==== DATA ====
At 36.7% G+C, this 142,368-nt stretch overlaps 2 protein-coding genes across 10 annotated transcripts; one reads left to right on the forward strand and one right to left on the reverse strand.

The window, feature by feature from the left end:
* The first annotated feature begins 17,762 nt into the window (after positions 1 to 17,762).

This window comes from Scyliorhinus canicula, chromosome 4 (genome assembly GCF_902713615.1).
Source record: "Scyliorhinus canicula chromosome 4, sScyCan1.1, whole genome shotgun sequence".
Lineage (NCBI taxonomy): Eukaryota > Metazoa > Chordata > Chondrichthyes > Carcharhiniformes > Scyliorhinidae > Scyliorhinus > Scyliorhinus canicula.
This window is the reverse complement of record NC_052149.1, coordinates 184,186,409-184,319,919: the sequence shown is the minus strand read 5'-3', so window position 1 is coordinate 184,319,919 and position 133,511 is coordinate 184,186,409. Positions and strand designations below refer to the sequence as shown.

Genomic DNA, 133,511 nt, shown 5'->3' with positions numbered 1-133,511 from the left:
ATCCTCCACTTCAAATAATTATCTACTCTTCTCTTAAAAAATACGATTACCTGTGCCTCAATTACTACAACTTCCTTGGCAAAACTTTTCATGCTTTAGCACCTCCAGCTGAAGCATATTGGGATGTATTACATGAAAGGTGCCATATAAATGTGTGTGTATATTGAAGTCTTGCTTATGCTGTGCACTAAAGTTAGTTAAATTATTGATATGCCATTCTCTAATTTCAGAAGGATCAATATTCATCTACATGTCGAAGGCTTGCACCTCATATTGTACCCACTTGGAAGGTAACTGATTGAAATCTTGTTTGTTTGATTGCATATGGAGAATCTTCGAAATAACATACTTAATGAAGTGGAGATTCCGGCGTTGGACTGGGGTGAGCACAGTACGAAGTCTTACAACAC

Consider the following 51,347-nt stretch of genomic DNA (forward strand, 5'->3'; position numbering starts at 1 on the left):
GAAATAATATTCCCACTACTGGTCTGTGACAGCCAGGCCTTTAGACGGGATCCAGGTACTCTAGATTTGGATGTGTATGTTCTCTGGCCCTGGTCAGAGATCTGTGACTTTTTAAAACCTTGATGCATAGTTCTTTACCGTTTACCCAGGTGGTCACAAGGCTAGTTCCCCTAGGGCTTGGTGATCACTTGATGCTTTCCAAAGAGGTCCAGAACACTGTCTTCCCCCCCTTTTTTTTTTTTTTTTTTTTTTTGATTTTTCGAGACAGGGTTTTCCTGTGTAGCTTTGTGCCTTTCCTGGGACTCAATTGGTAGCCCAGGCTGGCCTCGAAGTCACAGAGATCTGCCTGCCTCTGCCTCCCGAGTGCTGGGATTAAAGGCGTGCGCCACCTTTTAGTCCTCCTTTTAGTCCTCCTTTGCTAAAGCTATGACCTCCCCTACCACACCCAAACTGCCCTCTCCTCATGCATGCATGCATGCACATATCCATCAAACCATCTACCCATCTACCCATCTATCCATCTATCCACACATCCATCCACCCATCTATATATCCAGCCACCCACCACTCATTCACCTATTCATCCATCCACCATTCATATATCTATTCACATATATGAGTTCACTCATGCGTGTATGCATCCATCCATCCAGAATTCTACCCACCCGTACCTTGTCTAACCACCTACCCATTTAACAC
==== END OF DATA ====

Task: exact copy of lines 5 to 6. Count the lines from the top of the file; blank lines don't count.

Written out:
Source record: "Scyliorhinus canicula chromosome 4, sScyCan1.1, whole genome shotgun sequence".
Lineage (NCBI taxonomy): Eukaryota > Metazoa > Chordata > Chondrichthyes > Carcharhiniformes > Scyliorhinidae > Scyliorhinus > Scyliorhinus canicula.